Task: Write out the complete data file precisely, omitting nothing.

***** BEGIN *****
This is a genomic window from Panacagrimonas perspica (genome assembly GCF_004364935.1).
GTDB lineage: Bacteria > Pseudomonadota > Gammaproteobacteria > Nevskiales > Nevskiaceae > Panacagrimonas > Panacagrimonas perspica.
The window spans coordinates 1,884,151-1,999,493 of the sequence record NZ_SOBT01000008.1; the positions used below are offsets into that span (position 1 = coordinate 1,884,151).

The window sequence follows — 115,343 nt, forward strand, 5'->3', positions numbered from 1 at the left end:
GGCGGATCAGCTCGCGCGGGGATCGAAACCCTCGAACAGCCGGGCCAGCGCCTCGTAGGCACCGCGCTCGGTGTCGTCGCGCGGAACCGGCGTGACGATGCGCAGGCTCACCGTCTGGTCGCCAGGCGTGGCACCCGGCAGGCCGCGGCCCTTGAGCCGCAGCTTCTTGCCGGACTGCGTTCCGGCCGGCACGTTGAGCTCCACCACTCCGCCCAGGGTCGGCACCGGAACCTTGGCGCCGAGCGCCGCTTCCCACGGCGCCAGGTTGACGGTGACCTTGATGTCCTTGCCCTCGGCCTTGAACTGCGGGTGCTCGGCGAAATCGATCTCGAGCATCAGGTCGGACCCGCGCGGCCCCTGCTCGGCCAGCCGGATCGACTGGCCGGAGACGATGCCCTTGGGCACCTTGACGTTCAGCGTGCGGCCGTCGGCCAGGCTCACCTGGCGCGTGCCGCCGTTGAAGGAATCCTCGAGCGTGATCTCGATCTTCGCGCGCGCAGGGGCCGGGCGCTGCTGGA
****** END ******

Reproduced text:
This is a genomic window from Panacagrimonas perspica (genome assembly GCF_004364935.1).
GTDB lineage: Bacteria > Pseudomonadota > Gammaproteobacteria > Nevskiales > Nevskiaceae > Panacagrimonas > Panacagrimonas perspica.
The window spans coordinates 1,884,151-1,999,493 of the sequence record NZ_SOBT01000008.1; the positions used below are offsets into that span (position 1 = coordinate 1,884,151).

The window sequence follows — 115,343 nt, forward strand, 5'->3', positions numbered from 1 at the left end:
GGCGGATCAGCTCGCGCGGGGATCGAAACCCTCGAACAGCCGGGCCAGCGCCTCGTAGGCACCGCGCTCGGTGTCGTCGCGCGGAACCGGCGTGACGATGCGCAGGCTCACCGTCTGGTCGCCAGGCGTGGCACCCGGCAGGCCGCGGCCCTTGAGCCGCAGCTTCTTGCCGGACTGCGTTCCGGCCGGCACGTTGAGCTCCACCACTCCGCCCAGGGTCGGCACCGGAACCTTGGCGCCGAGCGCCGCTTCCCACGGCGCCAGGTTGACGGTGACCTTGATGTCCTTGCCCTCGGCCTTGAACTGCGGGTGCTCGGCGAAATCGATCTCGAGCATCAGGTCGGACCCGCGCGGCCCCTGCTCGGCCAGCCGGATCGACTGGCCGGAGACGATGCCCTTGGGCACCTTGACGTTCAGCGTGCGGCCGTCGGCCAGGCTCACCTGGCGCGTGCCGCCGTTGAAGGAATCCTCGAGCGTGATCTCGATCTTCGCGCGCGCAGGGGCCGGGCGCTGCTGGA